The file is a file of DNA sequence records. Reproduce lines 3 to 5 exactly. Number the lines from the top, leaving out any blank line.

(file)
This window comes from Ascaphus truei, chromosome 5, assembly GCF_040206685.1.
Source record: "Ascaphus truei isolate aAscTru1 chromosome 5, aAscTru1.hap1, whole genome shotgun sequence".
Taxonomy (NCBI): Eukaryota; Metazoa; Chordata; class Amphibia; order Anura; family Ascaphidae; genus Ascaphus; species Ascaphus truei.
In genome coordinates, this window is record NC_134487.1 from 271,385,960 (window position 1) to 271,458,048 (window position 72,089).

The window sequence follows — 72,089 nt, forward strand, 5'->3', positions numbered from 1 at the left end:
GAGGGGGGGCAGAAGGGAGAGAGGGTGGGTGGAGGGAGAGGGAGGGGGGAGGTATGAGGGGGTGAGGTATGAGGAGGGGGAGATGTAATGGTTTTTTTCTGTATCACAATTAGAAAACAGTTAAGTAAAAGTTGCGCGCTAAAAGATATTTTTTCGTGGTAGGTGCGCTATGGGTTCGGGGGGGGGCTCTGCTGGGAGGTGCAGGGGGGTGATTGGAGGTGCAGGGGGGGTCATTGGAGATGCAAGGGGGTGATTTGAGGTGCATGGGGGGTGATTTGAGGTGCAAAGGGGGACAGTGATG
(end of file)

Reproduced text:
Taxonomy (NCBI): Eukaryota; Metazoa; Chordata; class Amphibia; order Anura; family Ascaphidae; genus Ascaphus; species Ascaphus truei.
In genome coordinates, this window is record NC_134487.1 from 271,385,960 (window position 1) to 271,458,048 (window position 72,089).

The window sequence follows — 72,089 nt, forward strand, 5'->3', positions numbered from 1 at the left end: